10 Friday AM Reads

My end of week morning train WFH reads:

Bitcoin’s 50% Drop From Peak Hammers Crypto Loans, Derivatives The 2021 Bitcoin bubble is deflating and hitting a $1.3 trillion industry built on to-the-moon speculation and rampant leverage. The damage from the latest selloff is spreading across the world of crypto loans, options and futures — wiping out money-spinning strategies from the famous basis trade to yield farming. (Bloomberg)

Where (and Why) Economics Went Wrong “There’s something wrong with the way economists do economics,” says Robert Skidelsky “If I’m right, that’s dangerous, because economists are so influential (EconPwr)

The Pay Is High and Jobs Are Plentiful, but Few Want to Go Into Sales The work has changed in recent years, but young workers may associate it with high-pressure tactics; ‘talent is limited’  (Wall Street Journal)

Three Things I Think I Think – Learning From Bad Inflation Takes The idea that the Fed creates inflation when they implement a policy like QE has been pretty well debunked over the last 10 years. When the Fed implements QE they print new deposits and swap them with T-bonds. The T-bonds are effectively retired from the private sector and are held outside of the real economy on the Fed’s balance sheet (Pragmatic Capitalism)

•  The Highest Forms of Wealth Controlling your time and the ability to wake up and say, “I can do whatever I want today.”(Collaborative Fund) see also What’s Your Wealth I.Q.? Consumerism is a toxic side effect. As Benjamin Disraeli said: Most people die with their music still locked up inside of them.  (A Teachable Moment)

The Saudi Prince of Oil Prices Vows to Drill ‘Every Last Molecule’ Abdulaziz bin Salman, the most powerful man in petroleum, navigates unruly OPEC+ nations, huge swings in price and production—and the end of fossil fuels. (Bloomberg)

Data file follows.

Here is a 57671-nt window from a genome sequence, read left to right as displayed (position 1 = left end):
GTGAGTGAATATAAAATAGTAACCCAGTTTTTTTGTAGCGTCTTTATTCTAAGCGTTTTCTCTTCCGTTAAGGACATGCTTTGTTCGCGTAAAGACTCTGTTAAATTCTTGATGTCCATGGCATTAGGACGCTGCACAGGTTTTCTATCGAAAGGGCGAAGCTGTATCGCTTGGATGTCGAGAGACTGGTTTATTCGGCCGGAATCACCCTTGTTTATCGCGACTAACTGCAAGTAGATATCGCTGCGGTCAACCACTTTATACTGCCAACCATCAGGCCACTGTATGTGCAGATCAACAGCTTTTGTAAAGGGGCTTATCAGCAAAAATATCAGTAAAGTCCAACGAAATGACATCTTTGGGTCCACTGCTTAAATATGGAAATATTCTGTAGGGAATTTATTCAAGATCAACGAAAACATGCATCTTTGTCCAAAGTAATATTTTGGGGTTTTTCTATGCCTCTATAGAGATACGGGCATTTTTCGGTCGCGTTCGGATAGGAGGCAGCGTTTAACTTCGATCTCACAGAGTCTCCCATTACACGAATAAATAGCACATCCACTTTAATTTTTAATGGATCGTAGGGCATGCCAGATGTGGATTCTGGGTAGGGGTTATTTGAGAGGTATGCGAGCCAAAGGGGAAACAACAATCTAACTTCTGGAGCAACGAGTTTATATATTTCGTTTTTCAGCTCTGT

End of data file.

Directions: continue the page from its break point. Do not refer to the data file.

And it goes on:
Are We Living in an MMT World? Not Yet Sure, Congress wrote some giant checks during the pandemic. But the architects of Modern Monetary Theory say tolerance for deficits and spending is only part of their mission. (Businessweek)

‘Somebody has to do the dirty work’: NSO founders defend the spyware they built CEO Shalev Hulio said he would ‘shut Pegasus down’ if there were a better alternative. In lengthy interviews, Hulio and co-founder Omri Lavie traced a journey launched from an Israeli kibbutz and said the company’s technology had saved lives. (Washington Post)

Did This French Aristocrat Have a Hand in the Deaths of Jim Morrison, Janis Joplin and Other ’60s Icons? Count Jean de Breteuil is a shadowy figure about which little is known. By most accounts, the self-styled “dealer to the stars” pandered to the vices of the rich and famous, enabling the addictions that cost many their lives. Despite his oversized role in rock history, he’s been reduced to a footnote due to a code of secrecy that surrounded music’s elite and the premature demise of many key players. (People)

How Katie Ledecky swims faster than the rest of the world Five years removed from dominating the Olympic pool in Rio de Janeiro, Katie Ledecky is a different swimmer. She’s older and stronger, and she has used the time to fine-tune her mechanics, train her body, sculpt her physique and reconsider what’s possible. (Washington Post)

Be sure to check out our Masters in Business interview this weekend Brian Deese, the 13th Director of the National Economic Council, and the Assistant to the President for Economic Policy. Previously, he was Global Head of Sustainable Investing at Blackrock, and was President Obama’s senior advisor for climate and energy policy. He was newly named as Chairman of The White House Competition Council.

 

S&P 500 Reported Earnings Per Share: History & Trends

Source: Crestmont Research

 

 

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